It wasn’t until the late 80’s that someone came and knocked on her door to ask her name and was told that she had been adopted. Now, it took a little bit for this news to sink in but in the next two years, she found out that she was one of 13 children to a German father, who was a traveling salesman (he used to make furniture) and a Irish stay at home mother. She was able to meet some of her siblings and their families as they held a reunion a year before I was born. So, as I grew up, I heard every stage of her life and it’s been permanently engraved into my brain. It wasn’t until I was out of high school did I become obsessed with learning more about my own ancestry.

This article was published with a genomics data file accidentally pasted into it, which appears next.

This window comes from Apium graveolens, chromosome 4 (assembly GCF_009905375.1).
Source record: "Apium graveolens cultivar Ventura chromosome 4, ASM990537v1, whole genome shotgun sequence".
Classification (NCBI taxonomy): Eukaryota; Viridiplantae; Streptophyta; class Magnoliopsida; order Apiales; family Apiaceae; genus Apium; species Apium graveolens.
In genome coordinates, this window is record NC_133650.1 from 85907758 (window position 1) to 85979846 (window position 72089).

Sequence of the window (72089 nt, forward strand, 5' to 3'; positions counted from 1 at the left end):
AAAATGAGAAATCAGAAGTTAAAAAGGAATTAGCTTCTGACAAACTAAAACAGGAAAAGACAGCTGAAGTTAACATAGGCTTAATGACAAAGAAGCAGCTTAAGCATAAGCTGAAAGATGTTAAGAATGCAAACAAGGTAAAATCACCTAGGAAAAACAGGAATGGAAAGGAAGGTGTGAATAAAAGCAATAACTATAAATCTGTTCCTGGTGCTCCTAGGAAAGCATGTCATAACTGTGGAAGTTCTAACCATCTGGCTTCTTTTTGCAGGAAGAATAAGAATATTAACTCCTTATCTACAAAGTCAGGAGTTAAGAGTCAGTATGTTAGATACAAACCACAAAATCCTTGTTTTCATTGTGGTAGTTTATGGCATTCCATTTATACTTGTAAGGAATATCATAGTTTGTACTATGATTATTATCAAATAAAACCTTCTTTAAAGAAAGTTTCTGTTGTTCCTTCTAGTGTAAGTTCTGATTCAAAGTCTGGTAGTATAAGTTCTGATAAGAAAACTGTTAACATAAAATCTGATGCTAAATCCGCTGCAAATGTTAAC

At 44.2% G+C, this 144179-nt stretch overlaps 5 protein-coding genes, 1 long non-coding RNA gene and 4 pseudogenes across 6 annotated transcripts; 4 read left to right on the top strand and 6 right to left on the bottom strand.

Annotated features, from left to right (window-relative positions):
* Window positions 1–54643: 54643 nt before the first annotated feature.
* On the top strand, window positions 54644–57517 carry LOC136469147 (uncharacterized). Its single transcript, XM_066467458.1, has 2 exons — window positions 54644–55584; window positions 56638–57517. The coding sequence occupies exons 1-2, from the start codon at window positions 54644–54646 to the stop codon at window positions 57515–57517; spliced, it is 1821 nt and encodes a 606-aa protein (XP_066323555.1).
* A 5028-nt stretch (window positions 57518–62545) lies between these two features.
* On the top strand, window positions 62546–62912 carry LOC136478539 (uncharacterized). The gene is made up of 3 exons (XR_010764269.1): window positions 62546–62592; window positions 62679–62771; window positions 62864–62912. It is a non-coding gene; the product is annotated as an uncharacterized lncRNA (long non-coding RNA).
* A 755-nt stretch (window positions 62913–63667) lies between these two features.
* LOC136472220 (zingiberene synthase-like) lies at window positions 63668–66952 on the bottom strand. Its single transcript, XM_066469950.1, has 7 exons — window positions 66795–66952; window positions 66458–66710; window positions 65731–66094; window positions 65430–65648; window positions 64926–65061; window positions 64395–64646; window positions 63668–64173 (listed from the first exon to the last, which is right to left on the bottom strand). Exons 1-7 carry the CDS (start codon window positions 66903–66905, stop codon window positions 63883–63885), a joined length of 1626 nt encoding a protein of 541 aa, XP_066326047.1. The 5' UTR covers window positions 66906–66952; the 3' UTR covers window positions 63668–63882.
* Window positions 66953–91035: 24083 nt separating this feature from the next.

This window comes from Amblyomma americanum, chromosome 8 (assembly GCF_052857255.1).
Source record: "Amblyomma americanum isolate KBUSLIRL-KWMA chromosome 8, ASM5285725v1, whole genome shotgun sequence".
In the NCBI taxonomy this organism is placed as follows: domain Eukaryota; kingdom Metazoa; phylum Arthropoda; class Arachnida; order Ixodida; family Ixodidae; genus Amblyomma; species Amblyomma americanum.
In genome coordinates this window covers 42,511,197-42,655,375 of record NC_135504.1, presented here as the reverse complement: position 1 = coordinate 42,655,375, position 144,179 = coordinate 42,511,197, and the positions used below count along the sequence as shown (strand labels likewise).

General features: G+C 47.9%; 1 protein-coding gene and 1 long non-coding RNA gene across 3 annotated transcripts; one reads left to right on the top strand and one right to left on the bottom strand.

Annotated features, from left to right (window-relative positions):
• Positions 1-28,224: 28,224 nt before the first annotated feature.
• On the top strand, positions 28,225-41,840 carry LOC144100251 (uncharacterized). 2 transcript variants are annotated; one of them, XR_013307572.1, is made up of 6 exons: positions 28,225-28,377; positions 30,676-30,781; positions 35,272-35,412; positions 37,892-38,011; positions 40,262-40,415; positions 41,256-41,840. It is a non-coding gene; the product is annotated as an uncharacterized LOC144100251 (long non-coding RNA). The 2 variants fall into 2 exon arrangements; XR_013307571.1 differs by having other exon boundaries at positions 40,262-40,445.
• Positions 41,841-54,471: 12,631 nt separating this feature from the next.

As we were able to find loads of information on my mom’s parents, and how exciting it was to learn more about both sides, I figured going into my dad’s side would be the same, even though it was full of questions more than answers. He has always said that we were of Scottish and Welsh descent but then there was some folklore in there too. We could have been connected to Native Americans. I was very much into that side of the story, and wanted to learn so much about it, but nobody was sure on what tribe we came from or how it came about either. Every year in school, we would learn more about these people and I would be ecstatic about it! When I was in fourth grade, our class created a teepee on one side of the room and we were divided up into a group of four and had to come up with names that resembled something they would have been called in their tribe. I chose Sunflower and was thankful that nobody else picked it out for themselves!